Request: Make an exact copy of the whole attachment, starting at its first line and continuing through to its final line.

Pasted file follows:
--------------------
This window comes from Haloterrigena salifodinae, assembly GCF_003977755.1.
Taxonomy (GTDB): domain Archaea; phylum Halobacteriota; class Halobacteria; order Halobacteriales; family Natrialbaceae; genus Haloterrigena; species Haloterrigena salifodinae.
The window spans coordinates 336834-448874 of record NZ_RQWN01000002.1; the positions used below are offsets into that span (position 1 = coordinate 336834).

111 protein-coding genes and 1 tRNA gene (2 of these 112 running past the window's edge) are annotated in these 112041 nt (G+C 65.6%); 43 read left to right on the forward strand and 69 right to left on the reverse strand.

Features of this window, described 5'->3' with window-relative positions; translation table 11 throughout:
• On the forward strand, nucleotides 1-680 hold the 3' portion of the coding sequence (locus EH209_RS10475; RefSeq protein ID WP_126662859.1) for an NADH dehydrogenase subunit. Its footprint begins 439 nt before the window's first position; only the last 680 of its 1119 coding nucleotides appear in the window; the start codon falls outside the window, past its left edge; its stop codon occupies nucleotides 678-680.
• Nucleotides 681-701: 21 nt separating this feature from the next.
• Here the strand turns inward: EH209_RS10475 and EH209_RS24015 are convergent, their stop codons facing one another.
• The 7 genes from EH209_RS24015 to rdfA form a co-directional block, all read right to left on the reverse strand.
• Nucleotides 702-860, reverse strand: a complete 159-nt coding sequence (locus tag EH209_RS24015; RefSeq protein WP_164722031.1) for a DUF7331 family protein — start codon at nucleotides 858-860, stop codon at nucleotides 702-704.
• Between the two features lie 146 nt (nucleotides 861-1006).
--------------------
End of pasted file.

This window comes from Haloterrigena salifodinae, assembly GCF_003977755.1.
Taxonomy (GTDB): domain Archaea; phylum Halobacteriota; class Halobacteria; order Halobacteriales; family Natrialbaceae; genus Haloterrigena; species Haloterrigena salifodinae.
The window spans coordinates 336834-448874 of record NZ_RQWN01000002.1; the positions used below are offsets into that span (position 1 = coordinate 336834).

111 protein-coding genes and 1 tRNA gene (2 of these 112 running past the window's edge) are annotated in these 112041 nt (G+C 65.6%); 43 read left to right on the forward strand and 69 right to left on the reverse strand.

Features of this window, described 5'->3' with window-relative positions; translation table 11 throughout:
• On the forward strand, nucleotides 1-680 hold the 3' portion of the coding sequence (locus EH209_RS10475; RefSeq protein ID WP_126662859.1) for an NADH dehydrogenase subunit. Its footprint begins 439 nt before the window's first position; only the last 680 of its 1119 coding nucleotides appear in the window; the start codon falls outside the window, past its left edge; its stop codon occupies nucleotides 678-680.
• Nucleotides 681-701: 21 nt separating this feature from the next.
• Here the strand turns inward: EH209_RS10475 and EH209_RS24015 are convergent, their stop codons facing one another.
• The 7 genes from EH209_RS24015 to rdfA form a co-directional block, all read right to left on the reverse strand.
• Nucleotides 702-860, reverse strand: a complete 159-nt coding sequence (locus tag EH209_RS24015; RefSeq protein WP_164722031.1) for a DUF7331 family protein — start codon at nucleotides 858-860, stop codon at nucleotides 702-704.
• Between the two features lie 146 nt (nucleotides 861-1006).